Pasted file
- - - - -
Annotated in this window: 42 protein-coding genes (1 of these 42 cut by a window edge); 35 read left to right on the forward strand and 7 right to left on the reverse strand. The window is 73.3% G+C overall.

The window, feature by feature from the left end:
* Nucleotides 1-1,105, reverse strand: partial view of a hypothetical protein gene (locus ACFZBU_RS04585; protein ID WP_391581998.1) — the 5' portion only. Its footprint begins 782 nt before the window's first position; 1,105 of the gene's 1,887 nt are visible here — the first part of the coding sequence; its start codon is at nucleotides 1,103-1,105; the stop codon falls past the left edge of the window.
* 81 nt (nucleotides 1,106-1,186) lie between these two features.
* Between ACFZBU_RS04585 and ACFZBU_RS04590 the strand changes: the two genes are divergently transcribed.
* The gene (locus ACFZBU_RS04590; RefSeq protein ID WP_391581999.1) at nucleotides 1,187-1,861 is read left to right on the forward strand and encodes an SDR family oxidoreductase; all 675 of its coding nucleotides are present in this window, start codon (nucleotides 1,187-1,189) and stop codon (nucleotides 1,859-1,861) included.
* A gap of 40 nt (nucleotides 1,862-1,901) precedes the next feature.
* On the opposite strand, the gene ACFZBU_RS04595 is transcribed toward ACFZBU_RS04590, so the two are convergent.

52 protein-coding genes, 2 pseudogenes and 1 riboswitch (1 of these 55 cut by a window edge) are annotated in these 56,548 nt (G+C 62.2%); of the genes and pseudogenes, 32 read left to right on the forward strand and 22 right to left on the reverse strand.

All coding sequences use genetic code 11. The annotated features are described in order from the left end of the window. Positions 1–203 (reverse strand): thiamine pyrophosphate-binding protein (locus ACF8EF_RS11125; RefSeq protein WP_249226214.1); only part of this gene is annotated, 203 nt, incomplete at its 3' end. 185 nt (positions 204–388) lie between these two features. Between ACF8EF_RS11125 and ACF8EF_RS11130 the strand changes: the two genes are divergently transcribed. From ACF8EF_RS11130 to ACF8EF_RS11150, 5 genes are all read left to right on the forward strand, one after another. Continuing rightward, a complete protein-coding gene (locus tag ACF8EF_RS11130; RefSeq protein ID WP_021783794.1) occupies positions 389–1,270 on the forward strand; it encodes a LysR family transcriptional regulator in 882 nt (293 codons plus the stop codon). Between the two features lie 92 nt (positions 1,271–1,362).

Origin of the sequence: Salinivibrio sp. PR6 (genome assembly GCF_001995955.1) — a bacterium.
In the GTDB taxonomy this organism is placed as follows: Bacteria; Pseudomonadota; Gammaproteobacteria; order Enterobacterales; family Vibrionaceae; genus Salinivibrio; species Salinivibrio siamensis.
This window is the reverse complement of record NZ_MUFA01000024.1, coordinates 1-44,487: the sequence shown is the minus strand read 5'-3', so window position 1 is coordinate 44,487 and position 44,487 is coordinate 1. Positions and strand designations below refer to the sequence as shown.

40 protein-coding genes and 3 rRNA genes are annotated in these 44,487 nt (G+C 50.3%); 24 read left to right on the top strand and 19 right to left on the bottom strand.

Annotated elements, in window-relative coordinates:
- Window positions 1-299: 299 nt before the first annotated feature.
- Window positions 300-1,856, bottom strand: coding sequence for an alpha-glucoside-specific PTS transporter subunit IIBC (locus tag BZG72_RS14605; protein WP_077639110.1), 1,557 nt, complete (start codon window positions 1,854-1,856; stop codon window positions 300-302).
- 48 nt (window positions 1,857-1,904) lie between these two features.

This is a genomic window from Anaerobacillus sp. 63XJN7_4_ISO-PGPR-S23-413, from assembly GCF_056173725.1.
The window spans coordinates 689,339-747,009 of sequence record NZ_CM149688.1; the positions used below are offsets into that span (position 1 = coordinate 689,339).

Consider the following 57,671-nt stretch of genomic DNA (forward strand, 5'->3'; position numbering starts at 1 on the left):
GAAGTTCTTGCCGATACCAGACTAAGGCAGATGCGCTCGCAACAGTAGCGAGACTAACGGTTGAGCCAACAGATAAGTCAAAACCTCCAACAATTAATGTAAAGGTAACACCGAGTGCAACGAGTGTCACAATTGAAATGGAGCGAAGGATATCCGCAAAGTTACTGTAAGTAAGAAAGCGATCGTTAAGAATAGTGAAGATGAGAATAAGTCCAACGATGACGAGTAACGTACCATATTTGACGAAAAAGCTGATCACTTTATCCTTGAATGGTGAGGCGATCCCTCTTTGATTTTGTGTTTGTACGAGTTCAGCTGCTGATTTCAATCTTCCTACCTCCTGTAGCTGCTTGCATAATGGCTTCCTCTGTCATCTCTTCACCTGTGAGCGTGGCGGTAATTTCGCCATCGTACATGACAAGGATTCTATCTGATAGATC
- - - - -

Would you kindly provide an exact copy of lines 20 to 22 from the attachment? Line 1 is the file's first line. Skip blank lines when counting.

The window spans coordinates 689,339-747,009 of sequence record NZ_CM149688.1; the positions used below are offsets into that span (position 1 = coordinate 689,339).

Consider the following 57,671-nt stretch of genomic DNA (forward strand, 5'->3'; position numbering starts at 1 on the left):
GAAGTTCTTGCCGATACCAGACTAAGGCAGATGCGCTCGCAACAGTAGCGAGACTAACGGTTGAGCCAACAGATAAGTCAAAACCTCCAACAATTAATGTAAAGGTAACACCGAGTGCAACGAGTGTCACAATTGAAATGGAGCGAAGGATATCCGCAAAGTTACTGTAAGTAAGAAAGCGATCGTTAAGAATAGTGAAGATGAGAATAAGTCCAACGATGACGAGTAACGTACCATATTTGACGAAAAAGCTGATCACTTTATCCTTGAATGGTGAGGCGATCCCTCTTTGATTTTGTGTTTGTACGAGTTCAGCTGCTGATTTCAATCTTCCTACCTCCTGTAGCTGCTTGCATAATGGCTTCCTCTGTCATCTCTTCACCTGTGAGCGTGGCGGTAATTTCGCCATCGTACATGACAAGGATTCTATCTGATAGATC